calculating, by the control module, in dependence upon present local power generation by the DRG system, the predefined target power consumption, and the present power consumption of the local load, an amount of locally generated power to provide to the electric utility; and
providing, by the control module, the amount of locally generated power to the electric utility.
2. The method of claim 1 further comprising:
determining that the present power consumption is greater than the predefined target power consumption by the local load only if the present state of charge of the batteries is greater than a predetermined threshold.
3. The method of claim 1 wherein monitoring, by a control module, present power consumption of the local load from the electric utility further comprises monitoring, with a current sensor, current draw by the local load from the electric utility.
4. The method of claim 1 wherein:
calculating an amount of locally generated power to provide to the electric utility further comprises calculating an amount of locally generated power to provide to the electric utility that is less than present local power generation by the DRG system; and
providing the amount of locally generated power to the electric utility further comprises charging the batteries with present local power generation not provided to the electric utility.
5. The method of claim 1 further comprising:
receiving, by the control module from an owner of the power distribution system, a specification of the predefined target power consumption.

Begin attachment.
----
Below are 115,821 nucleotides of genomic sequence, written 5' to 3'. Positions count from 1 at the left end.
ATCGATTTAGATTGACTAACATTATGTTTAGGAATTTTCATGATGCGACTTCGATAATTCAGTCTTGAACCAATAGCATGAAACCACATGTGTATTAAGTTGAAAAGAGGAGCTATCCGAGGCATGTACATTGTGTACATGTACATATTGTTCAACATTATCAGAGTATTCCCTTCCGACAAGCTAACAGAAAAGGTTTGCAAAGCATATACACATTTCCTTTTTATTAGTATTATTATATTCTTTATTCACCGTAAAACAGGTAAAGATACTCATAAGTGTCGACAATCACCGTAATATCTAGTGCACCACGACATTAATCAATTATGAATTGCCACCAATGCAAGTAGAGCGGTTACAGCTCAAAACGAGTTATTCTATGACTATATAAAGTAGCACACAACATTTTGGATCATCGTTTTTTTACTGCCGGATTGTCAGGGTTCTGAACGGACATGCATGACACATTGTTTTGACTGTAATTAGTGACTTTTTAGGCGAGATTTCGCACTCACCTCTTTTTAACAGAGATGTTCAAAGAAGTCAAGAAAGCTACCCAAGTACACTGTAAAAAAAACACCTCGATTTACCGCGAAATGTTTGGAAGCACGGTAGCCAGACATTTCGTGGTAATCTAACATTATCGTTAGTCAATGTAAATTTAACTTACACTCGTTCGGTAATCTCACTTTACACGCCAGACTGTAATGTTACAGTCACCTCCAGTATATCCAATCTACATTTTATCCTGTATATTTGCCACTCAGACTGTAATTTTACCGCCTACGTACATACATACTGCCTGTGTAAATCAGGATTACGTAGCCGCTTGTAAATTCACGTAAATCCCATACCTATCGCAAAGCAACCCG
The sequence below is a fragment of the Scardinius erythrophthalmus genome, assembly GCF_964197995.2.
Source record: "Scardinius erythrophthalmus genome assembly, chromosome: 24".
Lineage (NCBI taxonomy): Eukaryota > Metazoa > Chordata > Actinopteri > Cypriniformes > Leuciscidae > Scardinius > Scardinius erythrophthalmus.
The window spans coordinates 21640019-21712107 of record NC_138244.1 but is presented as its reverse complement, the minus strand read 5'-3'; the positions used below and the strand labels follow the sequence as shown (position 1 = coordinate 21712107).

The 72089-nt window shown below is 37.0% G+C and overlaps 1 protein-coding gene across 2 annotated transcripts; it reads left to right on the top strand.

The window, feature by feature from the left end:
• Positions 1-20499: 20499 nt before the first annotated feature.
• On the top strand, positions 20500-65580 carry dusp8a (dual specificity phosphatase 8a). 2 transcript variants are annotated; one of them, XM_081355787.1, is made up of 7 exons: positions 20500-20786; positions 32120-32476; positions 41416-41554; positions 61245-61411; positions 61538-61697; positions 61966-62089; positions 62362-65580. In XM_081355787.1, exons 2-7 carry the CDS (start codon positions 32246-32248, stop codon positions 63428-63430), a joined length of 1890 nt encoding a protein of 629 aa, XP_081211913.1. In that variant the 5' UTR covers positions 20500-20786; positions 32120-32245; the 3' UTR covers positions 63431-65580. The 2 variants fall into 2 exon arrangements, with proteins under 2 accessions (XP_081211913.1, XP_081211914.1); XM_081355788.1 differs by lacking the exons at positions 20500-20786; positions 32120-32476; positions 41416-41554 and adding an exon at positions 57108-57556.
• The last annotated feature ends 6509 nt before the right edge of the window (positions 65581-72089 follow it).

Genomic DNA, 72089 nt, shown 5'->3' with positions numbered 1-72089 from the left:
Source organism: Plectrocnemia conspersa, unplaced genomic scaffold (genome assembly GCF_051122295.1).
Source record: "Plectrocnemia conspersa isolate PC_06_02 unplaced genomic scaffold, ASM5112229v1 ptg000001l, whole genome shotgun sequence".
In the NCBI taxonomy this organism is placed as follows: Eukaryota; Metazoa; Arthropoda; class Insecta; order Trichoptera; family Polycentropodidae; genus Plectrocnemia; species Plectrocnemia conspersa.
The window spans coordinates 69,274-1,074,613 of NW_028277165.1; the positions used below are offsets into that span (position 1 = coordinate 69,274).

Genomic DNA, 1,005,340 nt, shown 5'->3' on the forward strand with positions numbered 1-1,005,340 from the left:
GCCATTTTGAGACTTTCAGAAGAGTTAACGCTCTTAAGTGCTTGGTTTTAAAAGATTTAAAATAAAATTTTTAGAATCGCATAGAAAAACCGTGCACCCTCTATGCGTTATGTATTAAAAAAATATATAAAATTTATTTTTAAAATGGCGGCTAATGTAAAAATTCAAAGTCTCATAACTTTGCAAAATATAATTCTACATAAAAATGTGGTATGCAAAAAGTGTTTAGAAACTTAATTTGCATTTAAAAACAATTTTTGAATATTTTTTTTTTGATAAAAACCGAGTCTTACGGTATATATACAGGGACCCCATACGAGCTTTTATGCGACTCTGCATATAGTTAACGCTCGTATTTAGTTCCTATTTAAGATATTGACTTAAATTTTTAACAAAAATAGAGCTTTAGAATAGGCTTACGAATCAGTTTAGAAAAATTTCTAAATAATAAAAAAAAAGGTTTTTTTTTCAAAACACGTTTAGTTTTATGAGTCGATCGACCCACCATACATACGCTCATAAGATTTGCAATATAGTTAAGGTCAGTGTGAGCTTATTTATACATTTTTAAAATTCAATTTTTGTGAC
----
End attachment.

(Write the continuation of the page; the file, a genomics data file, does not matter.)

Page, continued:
6. The method of claim 1 further comprising:
receiving, by the control module from the electric utility, a request to modify the predefined target power consumption; and
upon approval by an owner of the power distribution system, modifying, by the control module, the predefined target power consumption in accordance with the electric utility's request.
7. The method of claim 1 wherein the DRG system further comprises local power generation system selected from a group consisting of a photovoltaic (‘PV’) system, a micro-hydroelectric system and a wind turbine system.
8. The method of claim 1 further comprising:
connecting the local load to a transmission line from the electric utility; and
measuring, with a net-meter, the locally generated power provided to the electric utility, said net-meter further being configured to measure the present power consumption of power from the electric utility.
9. An apparatus for maintaining uniform power consumption from an electric utility by a local load in a power distribution system, the power distribution system comprising a distributed renewable generation (‘DRG’) system, the DRG system capable of providing power to the electric utility and one or more batteries for storage, the apparatus comprising a computer processor, a computer memory operatively coupled to the computer processor, the computer memory having disposed within it computer program instructions capable of: